UPDATE: Subsequent to the ACCC freezing SensaSlim’s Australian bank account (see story below), Dr Ken Harvey reports that SensaSlim’s lawyers (Kennedys) have withdrawn from the case, and an external administrator was appointed to take over the company on June 30, 2011. A revised statement of claim from SensaSlim in the defamation case against Harvey was not submitted by the final date allowed by the court (July 1, 2011) and Harvey says his lawyers will now apply to have the case finally struck out (and costs awarded) at the next sitting of the defamation list judge on July 11, 2011.
“The case has highlighted some fundamental flaws in Australian regulation concerning complementary medicines and the promotion of therapeutic goods,” Harvey says, “which have been the subject of many submissions to recent government enquiries. Hopefully, some reforms will emerge.”
EARLIER STORY FOLLOWS:
The Federal Court in Sydney has today (June 23, 2011) granted the Australian Competition and Consumers Commission’s application to extend a freeze over ‘weight loss’ company SensaSlim’s bank account. SensaSlim’s cross-application for release of part of the funds was refused.
The ACCC made its first move last week, without prior notice to SensaSlim, when the company’s account contained $282,000. To achieve that ‘ex parte’ freeze, the ACCC had to prove that there was a strong indication of illegal conduct by SensaSlim.
Today, Counsel for the ACCC informed the Court that its ongoing investigations were raising increasingly serious doubts about SensaSlim’s research. It appeared that the Geneva-based ‘Institute’ that had supposedly conducted the original study was fictitious. Its website included photos of supposed staff, whose identities had in fact been “stolen” to create the semblance of a genuine entity. It appeared that SensaSlim had practised a detailed, calculated fraud and had extracted some $6 million in fees for ‘area managerships’.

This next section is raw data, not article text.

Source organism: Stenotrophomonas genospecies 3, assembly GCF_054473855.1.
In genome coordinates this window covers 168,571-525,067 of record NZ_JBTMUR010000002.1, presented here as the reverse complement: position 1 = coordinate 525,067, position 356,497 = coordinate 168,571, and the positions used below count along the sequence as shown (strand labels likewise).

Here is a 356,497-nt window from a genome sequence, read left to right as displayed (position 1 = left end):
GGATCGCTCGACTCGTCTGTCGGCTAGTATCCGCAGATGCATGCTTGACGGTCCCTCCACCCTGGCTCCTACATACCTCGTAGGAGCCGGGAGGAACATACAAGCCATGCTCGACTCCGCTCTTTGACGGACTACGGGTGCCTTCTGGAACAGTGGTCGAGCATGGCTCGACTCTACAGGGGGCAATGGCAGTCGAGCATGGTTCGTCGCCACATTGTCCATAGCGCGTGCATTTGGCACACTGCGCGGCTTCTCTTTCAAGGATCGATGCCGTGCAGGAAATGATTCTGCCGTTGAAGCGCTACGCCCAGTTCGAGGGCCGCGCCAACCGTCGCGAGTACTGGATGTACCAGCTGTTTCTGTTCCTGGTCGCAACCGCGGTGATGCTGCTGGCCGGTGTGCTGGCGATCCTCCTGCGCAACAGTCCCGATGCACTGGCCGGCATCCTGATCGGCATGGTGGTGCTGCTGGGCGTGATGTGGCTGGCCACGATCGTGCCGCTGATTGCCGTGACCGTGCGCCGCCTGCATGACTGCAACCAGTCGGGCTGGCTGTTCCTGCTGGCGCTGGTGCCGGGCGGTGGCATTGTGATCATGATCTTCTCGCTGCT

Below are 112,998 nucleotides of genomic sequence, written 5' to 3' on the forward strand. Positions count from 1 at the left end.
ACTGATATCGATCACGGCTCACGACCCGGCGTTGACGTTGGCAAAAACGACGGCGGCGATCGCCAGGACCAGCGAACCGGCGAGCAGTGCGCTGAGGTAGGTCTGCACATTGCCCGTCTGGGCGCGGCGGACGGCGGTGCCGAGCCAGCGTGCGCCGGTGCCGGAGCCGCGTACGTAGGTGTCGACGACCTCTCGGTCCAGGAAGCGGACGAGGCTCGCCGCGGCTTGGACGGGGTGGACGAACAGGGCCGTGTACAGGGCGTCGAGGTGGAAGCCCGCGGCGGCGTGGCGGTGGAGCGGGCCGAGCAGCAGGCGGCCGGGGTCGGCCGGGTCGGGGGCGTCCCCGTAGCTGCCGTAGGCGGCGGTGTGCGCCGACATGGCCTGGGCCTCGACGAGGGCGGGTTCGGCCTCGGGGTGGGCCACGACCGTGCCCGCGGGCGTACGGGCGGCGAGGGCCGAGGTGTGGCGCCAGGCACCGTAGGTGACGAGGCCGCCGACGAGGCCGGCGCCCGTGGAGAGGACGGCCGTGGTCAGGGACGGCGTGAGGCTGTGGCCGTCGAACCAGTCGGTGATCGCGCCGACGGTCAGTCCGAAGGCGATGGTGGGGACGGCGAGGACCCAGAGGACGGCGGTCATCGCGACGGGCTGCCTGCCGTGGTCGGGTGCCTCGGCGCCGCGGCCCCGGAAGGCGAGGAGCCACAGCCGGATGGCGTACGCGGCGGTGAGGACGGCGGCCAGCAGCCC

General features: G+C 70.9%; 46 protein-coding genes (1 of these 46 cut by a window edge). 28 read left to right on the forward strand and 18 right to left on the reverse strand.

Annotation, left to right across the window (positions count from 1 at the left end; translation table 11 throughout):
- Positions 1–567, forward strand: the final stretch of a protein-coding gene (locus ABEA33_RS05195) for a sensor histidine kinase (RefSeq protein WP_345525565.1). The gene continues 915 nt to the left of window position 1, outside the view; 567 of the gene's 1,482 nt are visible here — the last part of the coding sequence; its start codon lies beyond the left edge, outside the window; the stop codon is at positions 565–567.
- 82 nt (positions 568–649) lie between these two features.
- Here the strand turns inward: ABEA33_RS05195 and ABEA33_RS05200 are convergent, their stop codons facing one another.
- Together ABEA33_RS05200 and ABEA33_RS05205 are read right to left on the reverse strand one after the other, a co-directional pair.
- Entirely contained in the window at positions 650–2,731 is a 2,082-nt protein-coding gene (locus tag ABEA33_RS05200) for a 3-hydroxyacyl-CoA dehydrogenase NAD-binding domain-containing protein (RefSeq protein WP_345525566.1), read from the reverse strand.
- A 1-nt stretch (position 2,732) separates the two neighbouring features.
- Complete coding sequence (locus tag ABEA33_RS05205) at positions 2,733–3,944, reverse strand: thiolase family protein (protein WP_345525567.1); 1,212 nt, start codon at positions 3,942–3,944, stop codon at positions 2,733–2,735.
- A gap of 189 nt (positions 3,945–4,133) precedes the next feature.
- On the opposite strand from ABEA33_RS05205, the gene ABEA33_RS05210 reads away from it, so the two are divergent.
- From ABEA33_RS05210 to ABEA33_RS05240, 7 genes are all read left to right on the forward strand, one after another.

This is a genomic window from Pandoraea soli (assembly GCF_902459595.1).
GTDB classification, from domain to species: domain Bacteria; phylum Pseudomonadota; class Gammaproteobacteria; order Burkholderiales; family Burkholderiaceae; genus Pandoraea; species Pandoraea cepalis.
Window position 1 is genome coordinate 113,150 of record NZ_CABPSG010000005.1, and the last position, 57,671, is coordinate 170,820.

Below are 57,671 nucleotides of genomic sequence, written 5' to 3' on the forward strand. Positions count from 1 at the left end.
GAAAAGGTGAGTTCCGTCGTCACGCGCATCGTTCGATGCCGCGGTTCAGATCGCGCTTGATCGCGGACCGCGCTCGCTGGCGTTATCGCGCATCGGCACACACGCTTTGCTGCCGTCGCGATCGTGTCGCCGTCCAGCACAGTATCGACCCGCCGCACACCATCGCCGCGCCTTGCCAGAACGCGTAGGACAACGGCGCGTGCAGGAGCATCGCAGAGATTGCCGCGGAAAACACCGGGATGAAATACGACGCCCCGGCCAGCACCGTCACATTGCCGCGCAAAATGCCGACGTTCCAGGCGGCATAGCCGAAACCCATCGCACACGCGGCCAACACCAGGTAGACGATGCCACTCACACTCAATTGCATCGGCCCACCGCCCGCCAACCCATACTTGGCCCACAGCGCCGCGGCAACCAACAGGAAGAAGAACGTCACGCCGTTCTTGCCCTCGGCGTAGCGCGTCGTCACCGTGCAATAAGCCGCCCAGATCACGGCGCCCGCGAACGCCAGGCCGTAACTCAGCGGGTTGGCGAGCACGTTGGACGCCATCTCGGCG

Some of these ‘managers’ went to the ACCC. One has given evidence of speaking with SensaSlim’s Mr O’Brien, whose voice was said to sound similar to veteran weight-loss fraudster Peter Foster.
Mr O’Brien was not in Court. Nor did SensaSlim have a solicitor, which would be normal on such occasions. Its lone barrister explained that Mr O’Brien was overseas and that SensaSlim had lacked the resources to serve any formal evidence in response to the allegations put last week. There was only a letter from SensaSlim’s solicitors. It quoted Mr O’Brien as denying being Foster, but stated that SensaSlim had “purchased advertising material and other documents relating to the product known as SLIMist” with which Foster had been involved.
SensaSlim’s account stays frozen until August 31. If the company has real evidence of bills it should pay, then it can approach the Court with a fresh application. The ACCC is continuing its investigations.
– Martin Hadley, Australian Skeptics’ legal advisor